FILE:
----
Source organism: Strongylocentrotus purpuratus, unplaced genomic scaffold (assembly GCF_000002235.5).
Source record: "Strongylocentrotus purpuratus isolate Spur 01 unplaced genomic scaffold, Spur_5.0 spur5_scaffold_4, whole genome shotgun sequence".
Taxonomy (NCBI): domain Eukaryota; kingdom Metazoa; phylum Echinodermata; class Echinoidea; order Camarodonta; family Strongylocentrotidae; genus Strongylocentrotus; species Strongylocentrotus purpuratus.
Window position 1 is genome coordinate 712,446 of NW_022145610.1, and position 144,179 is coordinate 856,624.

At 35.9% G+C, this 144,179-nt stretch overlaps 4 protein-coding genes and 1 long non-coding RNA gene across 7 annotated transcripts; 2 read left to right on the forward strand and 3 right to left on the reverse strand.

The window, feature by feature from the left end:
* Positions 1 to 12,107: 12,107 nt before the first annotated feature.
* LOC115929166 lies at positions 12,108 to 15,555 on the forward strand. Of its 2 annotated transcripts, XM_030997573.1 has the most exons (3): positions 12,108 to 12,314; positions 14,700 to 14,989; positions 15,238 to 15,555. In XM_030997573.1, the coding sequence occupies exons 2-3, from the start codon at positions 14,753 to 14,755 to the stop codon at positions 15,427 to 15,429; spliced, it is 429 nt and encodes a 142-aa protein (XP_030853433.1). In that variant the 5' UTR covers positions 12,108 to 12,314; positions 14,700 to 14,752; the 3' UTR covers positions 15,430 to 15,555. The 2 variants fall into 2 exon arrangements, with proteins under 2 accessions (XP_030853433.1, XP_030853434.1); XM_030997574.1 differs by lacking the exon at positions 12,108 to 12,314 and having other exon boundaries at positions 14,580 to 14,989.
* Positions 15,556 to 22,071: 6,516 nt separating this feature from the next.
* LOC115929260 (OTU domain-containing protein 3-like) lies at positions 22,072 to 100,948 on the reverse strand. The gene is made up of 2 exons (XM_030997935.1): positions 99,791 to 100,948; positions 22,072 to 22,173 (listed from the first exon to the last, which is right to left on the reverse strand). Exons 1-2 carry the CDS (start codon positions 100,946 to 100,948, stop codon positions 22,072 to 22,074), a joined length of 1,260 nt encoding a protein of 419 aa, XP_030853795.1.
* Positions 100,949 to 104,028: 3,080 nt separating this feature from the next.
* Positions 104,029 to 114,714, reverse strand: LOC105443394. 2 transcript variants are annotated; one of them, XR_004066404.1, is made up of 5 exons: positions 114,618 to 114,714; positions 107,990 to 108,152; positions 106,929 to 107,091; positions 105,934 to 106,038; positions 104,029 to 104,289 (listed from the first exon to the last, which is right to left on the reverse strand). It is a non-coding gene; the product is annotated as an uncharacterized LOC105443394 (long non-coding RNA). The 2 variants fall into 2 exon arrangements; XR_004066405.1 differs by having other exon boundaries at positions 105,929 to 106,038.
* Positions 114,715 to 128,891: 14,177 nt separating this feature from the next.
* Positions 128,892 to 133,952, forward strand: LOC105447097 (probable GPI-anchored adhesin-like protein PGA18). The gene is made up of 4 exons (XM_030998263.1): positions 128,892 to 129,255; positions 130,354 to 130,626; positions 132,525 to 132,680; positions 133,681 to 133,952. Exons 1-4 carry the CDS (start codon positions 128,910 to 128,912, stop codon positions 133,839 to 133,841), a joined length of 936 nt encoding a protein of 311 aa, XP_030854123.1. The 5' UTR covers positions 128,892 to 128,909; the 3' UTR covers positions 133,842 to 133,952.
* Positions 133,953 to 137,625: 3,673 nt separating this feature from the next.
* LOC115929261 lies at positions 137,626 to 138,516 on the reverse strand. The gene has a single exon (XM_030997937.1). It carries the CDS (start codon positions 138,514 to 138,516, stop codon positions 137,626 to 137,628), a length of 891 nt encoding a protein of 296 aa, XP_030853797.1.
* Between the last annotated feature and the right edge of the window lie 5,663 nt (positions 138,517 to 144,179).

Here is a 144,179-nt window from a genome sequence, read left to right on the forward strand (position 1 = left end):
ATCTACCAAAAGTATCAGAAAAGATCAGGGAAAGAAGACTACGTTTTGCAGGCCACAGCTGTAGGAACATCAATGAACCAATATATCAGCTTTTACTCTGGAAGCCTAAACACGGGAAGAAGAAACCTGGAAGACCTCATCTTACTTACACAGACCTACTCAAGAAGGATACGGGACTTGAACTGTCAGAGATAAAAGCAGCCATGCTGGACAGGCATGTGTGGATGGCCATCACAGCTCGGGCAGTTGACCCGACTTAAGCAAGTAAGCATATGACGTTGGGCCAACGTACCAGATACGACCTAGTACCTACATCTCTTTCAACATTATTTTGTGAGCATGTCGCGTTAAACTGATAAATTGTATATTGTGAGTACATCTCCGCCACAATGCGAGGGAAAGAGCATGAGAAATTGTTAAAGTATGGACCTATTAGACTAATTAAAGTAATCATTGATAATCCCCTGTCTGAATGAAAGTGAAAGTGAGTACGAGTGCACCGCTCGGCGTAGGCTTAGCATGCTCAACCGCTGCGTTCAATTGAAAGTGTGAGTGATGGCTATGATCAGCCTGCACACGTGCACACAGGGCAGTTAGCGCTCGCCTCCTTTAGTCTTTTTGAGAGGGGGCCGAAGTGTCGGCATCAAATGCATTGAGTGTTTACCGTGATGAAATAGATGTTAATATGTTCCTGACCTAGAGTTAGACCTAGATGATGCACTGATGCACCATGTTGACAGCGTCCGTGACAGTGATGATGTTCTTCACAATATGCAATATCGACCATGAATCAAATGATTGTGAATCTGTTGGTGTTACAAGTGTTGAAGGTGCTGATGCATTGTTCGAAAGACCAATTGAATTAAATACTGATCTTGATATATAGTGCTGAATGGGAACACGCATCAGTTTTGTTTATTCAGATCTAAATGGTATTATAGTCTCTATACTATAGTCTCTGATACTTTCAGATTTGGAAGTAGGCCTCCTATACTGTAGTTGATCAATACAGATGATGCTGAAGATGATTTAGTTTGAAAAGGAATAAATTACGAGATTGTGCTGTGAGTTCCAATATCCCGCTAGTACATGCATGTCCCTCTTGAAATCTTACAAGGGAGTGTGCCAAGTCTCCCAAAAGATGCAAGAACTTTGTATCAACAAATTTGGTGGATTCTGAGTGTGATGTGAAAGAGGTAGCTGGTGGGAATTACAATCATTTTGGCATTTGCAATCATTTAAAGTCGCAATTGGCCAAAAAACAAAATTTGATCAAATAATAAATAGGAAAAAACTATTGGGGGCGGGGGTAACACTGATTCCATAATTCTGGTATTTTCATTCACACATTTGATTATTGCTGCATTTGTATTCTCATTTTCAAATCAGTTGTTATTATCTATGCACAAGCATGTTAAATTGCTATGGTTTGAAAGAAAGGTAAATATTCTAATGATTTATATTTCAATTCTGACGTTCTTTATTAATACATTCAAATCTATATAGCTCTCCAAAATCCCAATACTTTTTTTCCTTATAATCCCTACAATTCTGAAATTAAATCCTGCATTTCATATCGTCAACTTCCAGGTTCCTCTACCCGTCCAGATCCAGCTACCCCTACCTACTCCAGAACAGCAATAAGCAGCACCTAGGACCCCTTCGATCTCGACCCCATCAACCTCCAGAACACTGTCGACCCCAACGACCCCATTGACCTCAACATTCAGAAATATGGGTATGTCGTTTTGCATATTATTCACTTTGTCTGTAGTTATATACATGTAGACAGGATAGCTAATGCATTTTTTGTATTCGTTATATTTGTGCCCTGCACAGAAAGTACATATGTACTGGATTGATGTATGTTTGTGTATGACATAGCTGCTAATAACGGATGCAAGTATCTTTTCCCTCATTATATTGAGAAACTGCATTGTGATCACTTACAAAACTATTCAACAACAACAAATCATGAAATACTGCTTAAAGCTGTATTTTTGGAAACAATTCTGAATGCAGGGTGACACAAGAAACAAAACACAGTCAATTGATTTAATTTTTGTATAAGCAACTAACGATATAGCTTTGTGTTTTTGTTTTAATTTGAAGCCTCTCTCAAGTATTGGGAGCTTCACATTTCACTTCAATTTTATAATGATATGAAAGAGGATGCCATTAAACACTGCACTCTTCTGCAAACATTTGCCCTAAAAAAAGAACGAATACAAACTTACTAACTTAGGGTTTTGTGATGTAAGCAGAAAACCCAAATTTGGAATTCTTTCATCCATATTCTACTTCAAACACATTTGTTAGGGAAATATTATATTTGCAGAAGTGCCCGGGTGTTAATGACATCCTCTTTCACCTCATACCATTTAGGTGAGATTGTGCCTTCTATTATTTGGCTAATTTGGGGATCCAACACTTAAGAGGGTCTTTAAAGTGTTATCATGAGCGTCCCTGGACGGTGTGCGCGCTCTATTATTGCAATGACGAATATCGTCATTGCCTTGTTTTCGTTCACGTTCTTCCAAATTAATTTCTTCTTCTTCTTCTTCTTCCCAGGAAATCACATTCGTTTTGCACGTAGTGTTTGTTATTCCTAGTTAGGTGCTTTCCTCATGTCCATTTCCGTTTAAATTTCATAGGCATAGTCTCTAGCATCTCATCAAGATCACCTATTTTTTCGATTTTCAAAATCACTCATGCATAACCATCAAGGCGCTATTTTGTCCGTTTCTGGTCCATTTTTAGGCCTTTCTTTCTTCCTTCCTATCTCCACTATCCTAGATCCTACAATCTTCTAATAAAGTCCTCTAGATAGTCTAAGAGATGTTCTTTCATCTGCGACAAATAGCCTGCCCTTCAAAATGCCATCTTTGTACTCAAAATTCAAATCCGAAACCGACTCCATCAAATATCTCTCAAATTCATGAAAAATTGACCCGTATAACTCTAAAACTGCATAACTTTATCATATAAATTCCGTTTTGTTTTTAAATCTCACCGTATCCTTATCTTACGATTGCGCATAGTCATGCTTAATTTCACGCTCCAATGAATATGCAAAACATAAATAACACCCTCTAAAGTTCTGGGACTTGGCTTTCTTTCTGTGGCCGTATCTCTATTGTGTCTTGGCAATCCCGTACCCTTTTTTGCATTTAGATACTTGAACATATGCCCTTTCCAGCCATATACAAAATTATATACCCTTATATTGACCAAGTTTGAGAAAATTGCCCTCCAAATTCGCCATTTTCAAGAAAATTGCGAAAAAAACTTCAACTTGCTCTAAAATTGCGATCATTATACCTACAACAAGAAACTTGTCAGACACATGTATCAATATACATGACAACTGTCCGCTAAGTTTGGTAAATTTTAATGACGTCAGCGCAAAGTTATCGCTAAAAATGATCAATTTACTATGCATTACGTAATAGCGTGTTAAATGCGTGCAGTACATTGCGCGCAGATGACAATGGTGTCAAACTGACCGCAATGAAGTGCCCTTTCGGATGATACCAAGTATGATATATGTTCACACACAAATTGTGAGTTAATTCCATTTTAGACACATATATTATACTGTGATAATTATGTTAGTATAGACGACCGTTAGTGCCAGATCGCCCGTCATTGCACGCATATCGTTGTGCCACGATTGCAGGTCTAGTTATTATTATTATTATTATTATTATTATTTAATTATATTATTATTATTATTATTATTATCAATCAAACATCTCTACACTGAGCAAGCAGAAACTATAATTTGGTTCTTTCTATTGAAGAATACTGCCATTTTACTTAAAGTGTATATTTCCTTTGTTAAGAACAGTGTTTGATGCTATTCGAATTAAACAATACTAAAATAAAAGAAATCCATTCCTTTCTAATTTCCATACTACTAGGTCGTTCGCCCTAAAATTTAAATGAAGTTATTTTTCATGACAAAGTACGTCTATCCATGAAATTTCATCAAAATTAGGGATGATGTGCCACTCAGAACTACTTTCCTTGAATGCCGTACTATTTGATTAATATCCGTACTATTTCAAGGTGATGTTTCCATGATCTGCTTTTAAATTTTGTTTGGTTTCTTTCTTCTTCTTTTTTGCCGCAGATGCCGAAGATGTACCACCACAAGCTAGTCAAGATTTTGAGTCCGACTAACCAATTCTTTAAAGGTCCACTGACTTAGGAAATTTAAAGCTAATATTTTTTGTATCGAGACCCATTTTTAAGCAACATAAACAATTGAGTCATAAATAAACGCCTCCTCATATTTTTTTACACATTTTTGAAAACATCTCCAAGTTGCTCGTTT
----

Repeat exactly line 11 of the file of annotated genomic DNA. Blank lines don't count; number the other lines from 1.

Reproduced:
* Positions 100,949 to 104,028: 3,080 nt separating this feature from the next.